10. Small birds cannot eat wheat or barley corn but sunflower hearts are as attractive to them as crack cocaine to a drug addict: ‘They go crazy.’
ASKED after his lecture how he would like to be described, Declan’s immediate response was: ‘I am an author first of all.’
Much of his considerable energy at the moment is channelled into making his first book into a bestseller, and so far he is making a great job of it.
The work on the woodpeckers is a sell-out in its self-published hardback form and it has now been taken up by publisher Lilliput, which plans a paperback edition.
The writer is hoping that their expertise in promotion and distribution will yield sales in the UK as well as Ireland.
His only problem with the arrangement is that they will alter his original cover design, while their proof reading department has been running a fine-tooth comb over his grammar and use of apostrophes.
Declan discovered his reputation as an author had gone before him and that many of those who came to Enniskerry were already aware of his woodpecker volume.
When he gives on of his talks on garden birds, he generally finds that the issue of how to keep scavenging magpies at bay is top topic in the question-and-answer session that follows.
On his occasion, however, the big black-andwhite mischief makers were scarcely mentioned and instead there was no shortage of people willing to discuss the woodpeckers.
The guest speakers fielded reports of several sightings from around the greater Wicklow and south Dublin area.
He told them that the bird, which was unknown on this island in modern times up to 2008, is now believed to have 300 pairs in Ireland.
They have been less evident this summer than in other recent years, though he has been hot on their trail as the job of tracking, counting and encouraging continues.
It is thought that their behaviour may have modified, adopting a lower profile in response to the growing numbers of pine martens in the Wicklow mountains.
As the highly elusive relative of the stoat spreads, so the woodpeckers must learn strategies to stay out of reach of the marten’s sharp claws.
‘I have been a birdwatcher all my life since I was seven years of age,’ muses the infinitely enthusiastic author.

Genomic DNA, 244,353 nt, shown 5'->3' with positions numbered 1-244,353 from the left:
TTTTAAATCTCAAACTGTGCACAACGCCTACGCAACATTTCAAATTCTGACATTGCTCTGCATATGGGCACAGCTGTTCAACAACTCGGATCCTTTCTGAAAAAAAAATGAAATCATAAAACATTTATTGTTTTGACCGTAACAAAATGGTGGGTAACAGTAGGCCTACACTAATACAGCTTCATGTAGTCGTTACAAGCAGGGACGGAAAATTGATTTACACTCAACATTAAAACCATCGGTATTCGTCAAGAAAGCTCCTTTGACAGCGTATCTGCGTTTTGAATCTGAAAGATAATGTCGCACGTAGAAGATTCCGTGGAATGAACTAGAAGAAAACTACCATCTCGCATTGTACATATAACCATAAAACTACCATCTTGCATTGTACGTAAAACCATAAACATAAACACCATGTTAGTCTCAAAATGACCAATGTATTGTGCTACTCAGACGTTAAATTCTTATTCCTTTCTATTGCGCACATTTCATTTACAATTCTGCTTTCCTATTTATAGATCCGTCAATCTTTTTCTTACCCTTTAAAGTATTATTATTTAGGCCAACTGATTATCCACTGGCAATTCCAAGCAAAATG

He originally qualified as a horticulturalist but worked for many years, not with plants, but as a staff member of Birdwatch Ireland.
He looked after the organisation’s retail arm as well as giving talks and leading occasional guided ornithological walks.
He left his native Dublin in 2003 to move into the mountains of Wicklow, where he remains happily resident to this day, tending his garden and keeping an ear out for unusual birdsong.
Though now employed as a horticulturalist, his passion for nature cannot be contained, so he is also happy to speak to school groups or fill an evening slot at a public library.
He shares his enthusiasm with a light touch in a way which encourages those who hear him to try feeding finches or putting up nest boxes or learning the calls of different species.
While he exults in the moment when, for instance, he can stand in snow and listen to the bark of a fox, Declan worries that a generation is growing up increasingly divorced from such experiences.
THE internet and the universal access to mobile phones mean that children are not going out much to look at the real world close up.
‘Children are obsessed with their games,’ he muses. ‘At three years old, they have more exposure to YouTube than to the natural world. They miss the touching, the feeling.’
Perhaps it is not only the youngsters who are drifting away from reality on the tide of superfast broadband and of lives lived behind double, if not treble, glazing.
During the evening in Enniskerry, the topic of hawks and their appetite for its cuter, smaller feathered cousins was mentioned.
Declan Murphy reminded everyone that the predators need a living prey, so it is not a tragedy if they take the occasional sparrow as it dines at a peanut feeder.
‘People don’t like to see it but a lot of nature is not nice to look at.’ His message is not to be squeamish but to relish the reality in all its sometimes harsh variety.
ABOVE: Declan Murphy at Tinakilly House this week. LEFT: A blue tit – which can have 10 young to look after. LEFT: Declan’s book. TOP: A bullfinch.